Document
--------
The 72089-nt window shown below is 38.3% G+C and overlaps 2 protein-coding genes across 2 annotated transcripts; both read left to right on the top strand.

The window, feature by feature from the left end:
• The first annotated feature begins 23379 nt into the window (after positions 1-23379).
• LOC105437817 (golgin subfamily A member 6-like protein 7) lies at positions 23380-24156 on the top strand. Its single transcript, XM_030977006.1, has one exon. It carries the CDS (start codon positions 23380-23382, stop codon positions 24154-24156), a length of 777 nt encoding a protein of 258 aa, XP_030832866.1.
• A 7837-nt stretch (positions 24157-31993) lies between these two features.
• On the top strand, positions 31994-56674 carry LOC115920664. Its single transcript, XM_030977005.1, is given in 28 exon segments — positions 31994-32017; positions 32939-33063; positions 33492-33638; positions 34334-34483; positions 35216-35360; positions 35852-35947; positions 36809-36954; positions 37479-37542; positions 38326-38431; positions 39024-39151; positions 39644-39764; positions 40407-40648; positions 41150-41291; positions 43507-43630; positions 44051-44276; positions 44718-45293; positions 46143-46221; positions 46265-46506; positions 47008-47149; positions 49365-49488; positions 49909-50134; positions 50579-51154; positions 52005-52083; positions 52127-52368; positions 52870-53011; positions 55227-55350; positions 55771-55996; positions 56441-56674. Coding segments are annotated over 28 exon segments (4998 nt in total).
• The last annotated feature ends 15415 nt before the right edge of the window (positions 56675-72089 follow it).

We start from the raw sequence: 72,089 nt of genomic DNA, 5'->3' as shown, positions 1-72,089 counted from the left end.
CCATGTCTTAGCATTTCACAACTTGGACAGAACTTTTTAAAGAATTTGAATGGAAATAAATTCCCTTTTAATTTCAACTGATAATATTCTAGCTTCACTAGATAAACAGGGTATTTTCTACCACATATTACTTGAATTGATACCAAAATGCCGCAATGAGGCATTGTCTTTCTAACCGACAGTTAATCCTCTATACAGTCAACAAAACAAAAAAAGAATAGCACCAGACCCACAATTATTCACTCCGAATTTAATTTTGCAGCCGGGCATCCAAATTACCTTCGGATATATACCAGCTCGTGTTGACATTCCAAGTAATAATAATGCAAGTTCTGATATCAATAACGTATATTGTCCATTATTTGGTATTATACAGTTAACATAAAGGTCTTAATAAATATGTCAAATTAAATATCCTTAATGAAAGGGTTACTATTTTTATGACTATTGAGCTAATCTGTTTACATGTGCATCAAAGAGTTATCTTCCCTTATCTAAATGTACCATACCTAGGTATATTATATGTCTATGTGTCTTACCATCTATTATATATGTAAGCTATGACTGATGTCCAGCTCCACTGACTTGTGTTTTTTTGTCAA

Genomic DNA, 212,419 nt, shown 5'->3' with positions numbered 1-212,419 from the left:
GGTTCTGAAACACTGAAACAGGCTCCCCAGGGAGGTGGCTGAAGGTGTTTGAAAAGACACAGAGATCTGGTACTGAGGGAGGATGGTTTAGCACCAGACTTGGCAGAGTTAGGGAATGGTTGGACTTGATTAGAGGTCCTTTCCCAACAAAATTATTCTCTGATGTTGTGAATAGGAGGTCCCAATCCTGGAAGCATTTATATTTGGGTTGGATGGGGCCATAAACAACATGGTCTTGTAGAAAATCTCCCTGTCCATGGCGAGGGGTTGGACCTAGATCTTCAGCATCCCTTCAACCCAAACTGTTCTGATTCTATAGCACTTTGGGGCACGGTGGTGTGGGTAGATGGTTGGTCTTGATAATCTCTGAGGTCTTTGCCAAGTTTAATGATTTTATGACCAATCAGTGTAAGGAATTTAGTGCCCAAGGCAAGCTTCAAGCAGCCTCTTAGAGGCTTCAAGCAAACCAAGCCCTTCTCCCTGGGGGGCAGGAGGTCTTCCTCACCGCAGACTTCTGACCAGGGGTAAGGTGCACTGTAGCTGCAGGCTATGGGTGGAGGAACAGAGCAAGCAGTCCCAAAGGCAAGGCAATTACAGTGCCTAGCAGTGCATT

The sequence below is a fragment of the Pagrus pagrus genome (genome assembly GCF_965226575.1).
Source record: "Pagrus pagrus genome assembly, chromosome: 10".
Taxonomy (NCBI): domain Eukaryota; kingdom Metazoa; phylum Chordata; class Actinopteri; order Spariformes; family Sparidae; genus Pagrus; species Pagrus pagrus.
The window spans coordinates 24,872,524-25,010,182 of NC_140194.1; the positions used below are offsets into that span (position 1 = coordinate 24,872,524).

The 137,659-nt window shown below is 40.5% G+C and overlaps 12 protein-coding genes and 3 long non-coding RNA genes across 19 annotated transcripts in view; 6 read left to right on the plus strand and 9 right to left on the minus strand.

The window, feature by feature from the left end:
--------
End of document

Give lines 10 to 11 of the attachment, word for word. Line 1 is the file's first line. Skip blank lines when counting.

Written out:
Genomic DNA, 212,419 nt, shown 5'->3' with positions numbered 1-212,419 from the left:
GGTTCTGAAACACTGAAACAGGCTCCCCAGGGAGGTGGCTGAAGGTGTTTGAAAAGACACAGAGATCTGGTACTGAGGGAGGATGGTTTAGCACCAGACTTGGCAGAGTTAGGGAATGGTTGGACTTGATTAGAGGTCCTTTCCCAACAAAATTATTCTCTGATGTTGTGAATAGGAGGTCCCAATCCTGGAAGCATTTATATTTGGGTTGGATGGGGCCATAAACAACATGGTCTTGTAGAAAATCTCCCTGTCCATGGCGAGGGGTTGGACCTAGATCTTCAGCATCCCTTCAACCCAAACTGTTCTGATTCTATAGCACTTTGGGGCACGGTGGTGTGGGTAGATGGTTGGTCTTGATAATCTCTGAGGTCTTTGCCAAGTTTAATGATTTTATGACCAATCAGTGTAAGGAATTTAGTGCCCAAGGCAAGCTTCAAGCAGCCTCTTAGAGGCTTCAAGCAAACCAAGCCCTTCTCCCTGGGGGGCAGGAGGTCTTCCTCACCGCAGACTTCTGACCAGGGGTAAGGTGCACTGTAGCTGCAGGCTATGGGTGGAGGAACAGAGCAAGCAGTCCCAAAGGCAAGGCAATTACAGTGCCTAGCAGTGCATT